Posted on: 17 January 2020
Motor vehicle accidents can be absolutely devastating both financially and physically. It's also common to be somewhat overwhelmed and confused for a while after an accident — especially when it was serious.
That's precisely what the insurance company is counting on. You can rely on the idea that an insurance company's adjuster (or several, if the accident involved several vehicles) will soon be in touch. While the adjuster may sound like your friend on the phone, you need to remember that they're merely doing their job — and that job is to save the insurance company money.
Here's how to handle that initial phone call, convey what you need to convey, and not get burned:
1. Stick to the absolute basics that you have to discuss.
Don't tell the insurance company anything about your private life — not what you were doing before the accident or where you were going. It's very hard for the insurance company to draw conclusions about whether your fatigue following a long day or your rush to get to an appointment might have contributed to the accident without details. Stick to the bare facts that you're required to report, such as:
- Where the accident occurred
- What time the accident occurred
- Who was involved in the accident
That's it. If the insurance company presses for more details, simply say, "I'm not up to discussing that right now."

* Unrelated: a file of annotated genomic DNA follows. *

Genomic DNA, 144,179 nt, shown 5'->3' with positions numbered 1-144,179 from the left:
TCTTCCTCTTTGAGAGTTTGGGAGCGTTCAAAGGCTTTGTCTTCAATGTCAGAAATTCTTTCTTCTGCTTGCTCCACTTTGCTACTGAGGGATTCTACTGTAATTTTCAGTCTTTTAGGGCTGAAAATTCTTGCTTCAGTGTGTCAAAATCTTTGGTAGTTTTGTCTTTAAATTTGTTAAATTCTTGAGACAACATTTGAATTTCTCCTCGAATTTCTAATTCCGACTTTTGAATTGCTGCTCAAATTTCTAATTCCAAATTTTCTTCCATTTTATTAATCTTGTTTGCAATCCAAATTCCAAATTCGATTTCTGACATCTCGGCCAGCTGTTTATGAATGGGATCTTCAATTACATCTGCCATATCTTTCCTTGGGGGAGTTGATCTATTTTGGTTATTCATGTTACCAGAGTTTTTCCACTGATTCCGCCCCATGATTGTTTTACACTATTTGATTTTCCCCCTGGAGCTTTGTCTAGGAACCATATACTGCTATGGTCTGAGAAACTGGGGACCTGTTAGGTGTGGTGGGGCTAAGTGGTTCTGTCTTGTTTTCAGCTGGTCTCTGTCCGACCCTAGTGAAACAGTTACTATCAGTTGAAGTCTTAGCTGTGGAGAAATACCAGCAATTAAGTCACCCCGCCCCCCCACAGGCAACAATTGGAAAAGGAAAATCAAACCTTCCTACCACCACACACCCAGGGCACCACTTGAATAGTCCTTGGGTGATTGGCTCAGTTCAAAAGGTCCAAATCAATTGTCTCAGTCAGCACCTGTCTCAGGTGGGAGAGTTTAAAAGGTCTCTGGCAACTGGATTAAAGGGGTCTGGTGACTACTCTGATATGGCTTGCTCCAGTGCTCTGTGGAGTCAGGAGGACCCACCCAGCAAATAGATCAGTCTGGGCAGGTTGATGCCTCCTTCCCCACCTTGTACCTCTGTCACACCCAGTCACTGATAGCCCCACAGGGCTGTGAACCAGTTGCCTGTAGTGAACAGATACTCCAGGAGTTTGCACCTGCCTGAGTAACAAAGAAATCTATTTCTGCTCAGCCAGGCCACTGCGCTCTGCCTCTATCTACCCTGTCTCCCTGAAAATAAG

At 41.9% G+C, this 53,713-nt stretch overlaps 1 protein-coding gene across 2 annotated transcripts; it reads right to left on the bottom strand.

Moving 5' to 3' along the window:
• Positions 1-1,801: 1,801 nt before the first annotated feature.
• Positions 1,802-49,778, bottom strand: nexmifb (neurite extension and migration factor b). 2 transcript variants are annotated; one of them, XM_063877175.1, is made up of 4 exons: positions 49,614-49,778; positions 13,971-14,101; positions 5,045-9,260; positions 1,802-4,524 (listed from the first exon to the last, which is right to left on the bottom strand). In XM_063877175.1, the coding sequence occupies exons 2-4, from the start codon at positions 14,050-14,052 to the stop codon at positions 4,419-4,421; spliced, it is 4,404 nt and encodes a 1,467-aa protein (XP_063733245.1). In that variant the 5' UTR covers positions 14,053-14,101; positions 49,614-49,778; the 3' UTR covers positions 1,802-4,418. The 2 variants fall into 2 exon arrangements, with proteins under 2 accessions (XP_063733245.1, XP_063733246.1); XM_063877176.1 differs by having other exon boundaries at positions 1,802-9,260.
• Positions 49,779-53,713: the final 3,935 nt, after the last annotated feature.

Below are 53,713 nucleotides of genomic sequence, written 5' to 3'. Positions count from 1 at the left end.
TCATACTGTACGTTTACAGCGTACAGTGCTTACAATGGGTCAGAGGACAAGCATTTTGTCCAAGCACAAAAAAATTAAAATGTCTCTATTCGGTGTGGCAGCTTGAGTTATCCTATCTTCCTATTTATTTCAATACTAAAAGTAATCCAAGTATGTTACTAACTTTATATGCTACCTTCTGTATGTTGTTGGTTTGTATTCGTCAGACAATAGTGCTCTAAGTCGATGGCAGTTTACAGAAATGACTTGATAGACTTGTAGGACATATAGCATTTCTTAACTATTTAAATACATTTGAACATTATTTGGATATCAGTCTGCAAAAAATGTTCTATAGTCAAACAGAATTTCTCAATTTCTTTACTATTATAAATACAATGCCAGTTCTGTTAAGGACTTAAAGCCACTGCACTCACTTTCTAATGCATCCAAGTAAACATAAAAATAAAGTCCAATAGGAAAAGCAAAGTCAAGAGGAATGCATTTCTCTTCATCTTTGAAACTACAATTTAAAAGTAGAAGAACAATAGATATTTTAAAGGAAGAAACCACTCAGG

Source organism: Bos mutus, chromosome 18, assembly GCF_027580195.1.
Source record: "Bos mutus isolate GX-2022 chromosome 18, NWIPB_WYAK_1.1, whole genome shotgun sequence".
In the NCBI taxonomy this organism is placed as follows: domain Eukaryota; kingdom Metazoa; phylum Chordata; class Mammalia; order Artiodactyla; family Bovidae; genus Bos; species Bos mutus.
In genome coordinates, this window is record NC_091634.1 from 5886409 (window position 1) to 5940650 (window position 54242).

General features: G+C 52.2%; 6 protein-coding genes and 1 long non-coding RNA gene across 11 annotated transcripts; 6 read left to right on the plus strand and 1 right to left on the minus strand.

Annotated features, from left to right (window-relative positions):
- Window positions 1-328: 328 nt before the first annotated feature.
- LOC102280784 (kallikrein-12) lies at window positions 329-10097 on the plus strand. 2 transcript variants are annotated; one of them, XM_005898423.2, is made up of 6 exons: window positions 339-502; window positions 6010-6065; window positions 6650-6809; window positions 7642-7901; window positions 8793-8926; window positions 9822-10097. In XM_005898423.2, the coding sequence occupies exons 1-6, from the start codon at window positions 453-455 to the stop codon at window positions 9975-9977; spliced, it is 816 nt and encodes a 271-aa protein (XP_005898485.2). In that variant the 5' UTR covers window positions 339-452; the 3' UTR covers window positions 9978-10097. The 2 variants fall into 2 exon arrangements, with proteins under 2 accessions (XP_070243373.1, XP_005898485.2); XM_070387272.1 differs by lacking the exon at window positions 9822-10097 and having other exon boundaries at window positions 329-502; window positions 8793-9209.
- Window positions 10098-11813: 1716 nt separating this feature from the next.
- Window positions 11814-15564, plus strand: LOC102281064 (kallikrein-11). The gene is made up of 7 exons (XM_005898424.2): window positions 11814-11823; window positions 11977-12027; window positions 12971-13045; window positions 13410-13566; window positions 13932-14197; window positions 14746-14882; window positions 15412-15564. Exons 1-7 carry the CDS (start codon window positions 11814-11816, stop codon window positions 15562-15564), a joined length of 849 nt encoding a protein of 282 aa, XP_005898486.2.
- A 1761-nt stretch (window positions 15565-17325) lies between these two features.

2. Learn to deflect probing questions with non-answers.
The insurance company's adjuster is bound to pepper you with intrusive questions and try to get you on the record saying something that can later be used to devalue (or outright deny) your claim. Before you call, consider writing down some key responses on a sheet of paper so that you are totally prepared to deflect questions you don't want to answer.
You should never lie to the insurance company, but you can say things like:
- "I'm not sure what the answer is right now."
- "I don't know if we understand exactly what injuries there are, yet."
- "The accident is still under investigation, and I don't want to comment."
There's nothing to be gained by committing to a specific narrative. It's better to be vague than have your words twisted around and used against you later.
3. Ask questions and take plenty of notes.
You can turn the tables on the insurance company by asking a lot of questions on your own. Find out who you are speaking with, who is handling your claim, the exact process you should expect, the timeline the insurance company usually works on, how your vehicle will be repaired, and whatever else you want to know.
While you're at it, start a journal and keep track of everything you're told and every conversation you have — just in case there are any doubts.
An auto accident attorney can help protect you against the insurance company's tricks. If you've been injured, find out more today. For more information, contact local professionals like those found at Drivon Turner & Waters PLC.Share